And then there's the tyrant of the almighty Schedule. If you read my previous blog, you'll see that I lived under an extremely tight schedule for all of my years at home. I never thought I would repeat the cycle, but I have. Every morning starts with a list, like get dressed, brush your teeth and hair, get your socks and shoes, eat your breakfast, sign this paper, make sure you have your assignment and your library book, don't forget your lunch, quick kiss and hug, and then I watch 2 backpacks bob away off to school. As soon as they get home, it's time to have a snack, talk about the day, practice their instrument, go to tennis or gymnastics, get homework done, maybe play a little bit outside, and then dinner, showers, and bedtime. And then add to that the different activities we have on the weekends- serving in the worship team, going to Awana's, birthday parties, and possibly some free time squeezed in there somewhere? It's insanity! The Meinershagens are hamsters: we are on a wheel running and running, doing the same things over and over again, not getting anywhere. My heart questions, "Is this the only way? Is this what I want my kids to remember about living at home?"

I'm sure we could change the situation by taking a few activities away, or trying to serve less at the church, or lowering my expectations of what can be accomplished in a day. Those are definitely options. But for the first time, I've actually considered the fact that they spend 7 hours of their day at school, and if I got to choose how they spent those 7 hours, we might actually be able to breathe a little more even while we manage all our activities. It's an option, and I want to see if it will be the right one for our family. Am I scared? Yes. Will I still have a social life if I homeschool? I hope so! Do I know for sure this is what we are supposed to do? No- still praying. But what I do know is, something's gotta change. What will that be? I guess we will all find out!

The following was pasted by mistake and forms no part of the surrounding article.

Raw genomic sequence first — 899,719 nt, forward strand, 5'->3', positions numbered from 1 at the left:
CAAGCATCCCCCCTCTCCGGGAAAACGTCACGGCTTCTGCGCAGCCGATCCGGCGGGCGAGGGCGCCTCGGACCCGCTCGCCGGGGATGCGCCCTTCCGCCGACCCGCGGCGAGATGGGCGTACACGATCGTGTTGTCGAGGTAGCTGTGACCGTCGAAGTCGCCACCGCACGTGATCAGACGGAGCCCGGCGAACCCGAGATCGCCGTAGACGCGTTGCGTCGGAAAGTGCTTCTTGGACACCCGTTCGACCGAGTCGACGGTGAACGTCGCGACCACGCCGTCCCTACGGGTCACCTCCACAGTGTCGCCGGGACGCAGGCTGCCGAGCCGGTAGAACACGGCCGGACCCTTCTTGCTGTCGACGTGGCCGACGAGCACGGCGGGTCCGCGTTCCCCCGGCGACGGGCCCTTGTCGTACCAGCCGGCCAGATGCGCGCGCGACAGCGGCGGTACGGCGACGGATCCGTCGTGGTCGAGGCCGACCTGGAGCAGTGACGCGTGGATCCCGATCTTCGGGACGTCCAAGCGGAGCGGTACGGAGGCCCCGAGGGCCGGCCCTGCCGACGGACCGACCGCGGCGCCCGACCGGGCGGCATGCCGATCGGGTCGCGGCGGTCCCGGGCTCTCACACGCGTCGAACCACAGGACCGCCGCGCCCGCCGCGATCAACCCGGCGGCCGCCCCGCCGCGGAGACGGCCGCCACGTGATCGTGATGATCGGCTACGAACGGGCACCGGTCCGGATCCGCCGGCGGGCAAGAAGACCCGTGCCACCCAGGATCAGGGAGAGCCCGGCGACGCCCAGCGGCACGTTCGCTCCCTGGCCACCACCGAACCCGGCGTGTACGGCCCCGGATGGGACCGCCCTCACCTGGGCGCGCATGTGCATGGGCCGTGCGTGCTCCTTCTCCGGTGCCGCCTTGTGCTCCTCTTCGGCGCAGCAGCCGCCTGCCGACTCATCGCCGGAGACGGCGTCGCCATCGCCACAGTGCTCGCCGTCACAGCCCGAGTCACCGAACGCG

Tuesday, April 20, 2010

Who is "Tammisuh?"

Yes, my blog is titled, "Tammisuh Talks." Most of you may know me as Tammy Meinershagen, but in my heart of hearts, I’m still Tammy Suh, the carefree girl I always will be inside. When I was 12, I signed my homework "Tammisuh" for fun, and that silly name has now returned to life on the web-isphere!

This post will give you some fun facts that let you inside my world as "Tammisuh."

1. I grew up in a 90% white town in the early 80's: Rockford, Illinois. People literally would ask me if I was Kristi Yamaguchi.

2. I have 2 younger brothers, Ken and Peter. Ken now lives in New York with his wife Angie; they are about to have their first baby boy in July. Peter is graduating from college this year!

3. We all attended Northwestern University in Evanston, IL. Go Cats!!

4. My parents used to run a restaurant chain with my uncles called Aunt Mary’s (American diner), which still exists today. It now also has a bistro called Mary's Market that is very successful under my cousin Bryan's management. The best part about Aunt Mary's back then was the food my dad used to bring home for dinner, especially those shish kabobs!

5. My mom almost became a nurse, but did not finish because she got pregnant with me. This explains the desperation my parents felt in trying to convince me that I was too young to get married at 21 and not completely finished with my 5-year double degree program. Fortunately, I did finish and worked for 2 years as a 7/8 Language Arts teacher in Glencoe, IL before I had Ellie.

6. Some of my fondest childhood memories are at my home in 3256 Montlake Drive. The best times were after the Mendelssohn Club Music Competitions in February; after we had both practiced for months and months under the strict iron fist of my mother (who really only meant well, I know), we were allowed the entire afternoon for fun. This meant that we got dressed in our snowsuits, got our sleds out and built our racetracks out of snow in our sloping front yard. My brother Ken(ny) and I would be lost in trying to create the biggest obstacles for our courses, and just as we were crashing into a ginormous mound of snow laughing hysterically, my mom would come out screaming, “Tammy, you won!!”, and in that moment, I experienced true bliss. It was the greatest feeling ever. I’ll never forget those days. (I hope you realize that I’m not trying to be conceited. The relief of the competition coming to a close and knowing that all those hours were worth it, combined with the exhilaration of actually having fun for a change was an intoxicating combination for me.)